When I was a child, I loved math because I felt like a detective solving all these cases. I loved that math was full of puzzles, and soaked up the feeling of accomplishment when I could solve something that seemed so difficult at first. Now, as a teacher, I’m passionate about bring this creative and engaging mindset into my classroom. Math doesn’t have to be scary and frustrating if you’re using your imagination and being a detective solving a crime. When school is silly and fun, students feel relaxed and safe to attempt new things, and learn from their mistakes, instead of quitting when they fail.
We do Detective Math a few times a year. I have created Detective Math bundles to cover math standards while encouraging higher level thinking. Even though these math centers are challenging, my students are always excited to do it. Sometimes, I use them to teach new concepts, but usually I use them to assess the concepts and to assess my students’ critical thinking skills. I never call it a “test”, but set up the right way, it is a perfect activity to assess my students with, because they are relaxed and engaged.
Each bundle has several cases (centers) that can be used as individual lessons and activities, or you can lay them all out at the same time to have the students rotate through as math centers. Each Detective Math bundle comes with an M.C.I.S.- Mathematical Criminal Investigation Services Heaquarters Poster to put up around your room to help transform the room. It also comes with detective badges for the students to wear.
Each of the cases (centers) comes with the instructions written out as a case file. I always glue the case files to big manilla envelopes, and keep the case tasks cards inside of the envelopes. When it is time to lay out the centers, I take out the task cards, and then have the students students turn in their case work (answer sheets) to the envelopes before switching centers. Then, I can just grab the envelopes at the end and have all the answer sheets together to grade.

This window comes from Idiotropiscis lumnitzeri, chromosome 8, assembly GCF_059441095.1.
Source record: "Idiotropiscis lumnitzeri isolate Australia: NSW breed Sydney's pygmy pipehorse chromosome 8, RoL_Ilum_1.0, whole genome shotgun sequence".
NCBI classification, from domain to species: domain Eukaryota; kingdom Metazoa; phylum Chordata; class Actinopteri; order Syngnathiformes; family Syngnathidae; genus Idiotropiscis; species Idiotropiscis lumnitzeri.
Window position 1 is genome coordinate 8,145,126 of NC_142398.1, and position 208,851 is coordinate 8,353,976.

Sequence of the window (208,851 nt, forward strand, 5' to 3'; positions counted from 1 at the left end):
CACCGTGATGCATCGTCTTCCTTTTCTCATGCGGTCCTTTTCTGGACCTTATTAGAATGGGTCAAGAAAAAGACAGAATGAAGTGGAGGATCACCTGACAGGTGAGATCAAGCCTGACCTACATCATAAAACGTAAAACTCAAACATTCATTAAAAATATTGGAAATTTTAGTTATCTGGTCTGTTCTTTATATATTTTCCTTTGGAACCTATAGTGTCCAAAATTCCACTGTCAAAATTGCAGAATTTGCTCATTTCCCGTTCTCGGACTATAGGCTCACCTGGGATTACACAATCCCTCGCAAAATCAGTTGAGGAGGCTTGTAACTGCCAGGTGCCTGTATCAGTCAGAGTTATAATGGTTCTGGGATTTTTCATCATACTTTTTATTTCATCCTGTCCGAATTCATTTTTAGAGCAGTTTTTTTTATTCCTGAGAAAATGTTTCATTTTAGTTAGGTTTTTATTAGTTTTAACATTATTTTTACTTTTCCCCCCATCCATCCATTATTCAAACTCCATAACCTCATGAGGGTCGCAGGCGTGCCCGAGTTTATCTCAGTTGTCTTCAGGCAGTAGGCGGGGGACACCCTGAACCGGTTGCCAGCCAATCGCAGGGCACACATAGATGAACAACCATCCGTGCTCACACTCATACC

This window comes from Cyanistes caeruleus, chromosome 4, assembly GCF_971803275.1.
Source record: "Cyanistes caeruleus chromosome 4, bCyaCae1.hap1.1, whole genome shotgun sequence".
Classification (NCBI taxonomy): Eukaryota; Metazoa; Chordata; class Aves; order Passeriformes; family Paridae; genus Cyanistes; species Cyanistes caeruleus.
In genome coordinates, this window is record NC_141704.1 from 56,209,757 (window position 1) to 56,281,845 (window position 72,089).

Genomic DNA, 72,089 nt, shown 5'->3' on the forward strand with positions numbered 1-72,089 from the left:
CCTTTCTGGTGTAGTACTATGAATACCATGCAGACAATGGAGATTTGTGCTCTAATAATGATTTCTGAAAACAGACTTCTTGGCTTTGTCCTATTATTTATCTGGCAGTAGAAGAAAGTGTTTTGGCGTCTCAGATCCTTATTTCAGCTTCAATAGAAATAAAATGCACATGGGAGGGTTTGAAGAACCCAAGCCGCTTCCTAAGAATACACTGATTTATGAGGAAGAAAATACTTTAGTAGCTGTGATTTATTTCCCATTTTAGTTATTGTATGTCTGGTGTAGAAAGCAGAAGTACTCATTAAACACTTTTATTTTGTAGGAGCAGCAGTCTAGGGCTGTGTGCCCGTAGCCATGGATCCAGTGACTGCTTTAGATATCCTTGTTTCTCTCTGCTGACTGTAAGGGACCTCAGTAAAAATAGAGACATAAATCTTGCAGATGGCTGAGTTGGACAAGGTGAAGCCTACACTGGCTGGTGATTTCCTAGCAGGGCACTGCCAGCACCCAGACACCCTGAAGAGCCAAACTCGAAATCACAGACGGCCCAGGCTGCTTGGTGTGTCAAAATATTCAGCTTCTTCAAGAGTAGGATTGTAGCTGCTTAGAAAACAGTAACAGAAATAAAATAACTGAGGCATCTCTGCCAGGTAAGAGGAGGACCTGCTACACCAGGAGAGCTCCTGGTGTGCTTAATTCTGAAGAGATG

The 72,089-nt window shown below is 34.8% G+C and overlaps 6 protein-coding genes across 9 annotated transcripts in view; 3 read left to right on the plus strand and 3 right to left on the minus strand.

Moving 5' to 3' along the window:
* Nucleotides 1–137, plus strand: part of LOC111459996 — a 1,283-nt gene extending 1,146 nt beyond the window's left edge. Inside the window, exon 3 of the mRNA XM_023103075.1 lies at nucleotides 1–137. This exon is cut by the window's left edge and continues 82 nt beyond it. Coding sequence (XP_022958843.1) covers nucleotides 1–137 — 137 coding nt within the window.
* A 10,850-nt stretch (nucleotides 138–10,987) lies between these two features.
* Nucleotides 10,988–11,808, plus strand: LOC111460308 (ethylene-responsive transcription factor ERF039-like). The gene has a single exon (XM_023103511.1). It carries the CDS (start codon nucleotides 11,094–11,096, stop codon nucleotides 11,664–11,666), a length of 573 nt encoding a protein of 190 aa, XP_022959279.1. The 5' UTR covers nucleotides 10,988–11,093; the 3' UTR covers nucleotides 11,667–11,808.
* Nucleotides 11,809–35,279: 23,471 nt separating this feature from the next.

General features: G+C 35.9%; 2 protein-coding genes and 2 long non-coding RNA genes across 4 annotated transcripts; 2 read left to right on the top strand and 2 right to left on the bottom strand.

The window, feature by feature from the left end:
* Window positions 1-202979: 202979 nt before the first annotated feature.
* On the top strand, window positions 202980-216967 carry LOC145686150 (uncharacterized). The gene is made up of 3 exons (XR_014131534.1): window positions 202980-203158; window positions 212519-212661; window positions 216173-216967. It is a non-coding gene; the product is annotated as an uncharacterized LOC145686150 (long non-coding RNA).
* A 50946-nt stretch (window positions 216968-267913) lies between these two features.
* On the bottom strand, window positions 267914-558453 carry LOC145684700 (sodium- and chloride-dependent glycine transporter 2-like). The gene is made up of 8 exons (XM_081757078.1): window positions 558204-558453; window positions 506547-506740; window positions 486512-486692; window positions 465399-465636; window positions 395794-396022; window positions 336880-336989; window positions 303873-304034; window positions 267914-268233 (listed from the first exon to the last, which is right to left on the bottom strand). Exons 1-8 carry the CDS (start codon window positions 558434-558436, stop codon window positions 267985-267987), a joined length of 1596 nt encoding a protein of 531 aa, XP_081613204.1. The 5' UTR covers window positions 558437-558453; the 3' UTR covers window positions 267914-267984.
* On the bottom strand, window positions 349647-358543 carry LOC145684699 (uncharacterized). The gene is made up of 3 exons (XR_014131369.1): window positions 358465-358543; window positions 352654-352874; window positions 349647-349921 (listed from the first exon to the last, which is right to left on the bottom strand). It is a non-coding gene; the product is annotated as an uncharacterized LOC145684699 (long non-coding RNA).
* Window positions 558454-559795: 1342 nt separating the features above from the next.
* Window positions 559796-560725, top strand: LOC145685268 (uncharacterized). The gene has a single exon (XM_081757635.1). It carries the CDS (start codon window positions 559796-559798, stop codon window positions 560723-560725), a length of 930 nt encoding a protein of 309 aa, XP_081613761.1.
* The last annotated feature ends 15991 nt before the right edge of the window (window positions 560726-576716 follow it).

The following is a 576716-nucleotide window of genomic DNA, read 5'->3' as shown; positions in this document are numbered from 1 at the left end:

Even the students answer sheets are made to look like a place for the students to show their case file work.
There are several ways you an set these centers up to create the detective atmosphere. One ideas is to turn off the lights and let the students use flash lights and lamps to solve the secret cases.
Another way to create the detective mood is to transfer the task cards onto white card stock using a highlighter. Then turn off the lights and give the student UV backlights to see the secret messages. You can find these little UV flashlights on amazon.
As you can see in the picture of my students working, they are wearing what we call “Genius Glasses”. These are 3D glasses that I popped the lenses out of and put tape in the middle of. We wear them when we need to critically think and may need an extra bust of confidence. You can find similar glasses at the Dollar Store. I also play detective music in the background while they are working.
All these centers involve higher level thinking. Here are some examples of my Detective Math Bundles. Click on the links to find more information about each one.
Addition & Subtraction for 1st/2nd grade. It uses algebraic thinking while strengthening addition and subtractions facts up to 20.
Multiplication Perfect to help make those multiplication tables concrete while giving the students strength in skip counting and division skills (even though it never technically talks about division)
Units of Measurement Practice converting units of measurements, while incorporating the concept of perimeter.
Decimals & Fractions My very first MCIS Bundle, and the one I am doing with my class this week. Story problems are censored, numbers have turned into shapes…all kinds of number crime going on. 🙂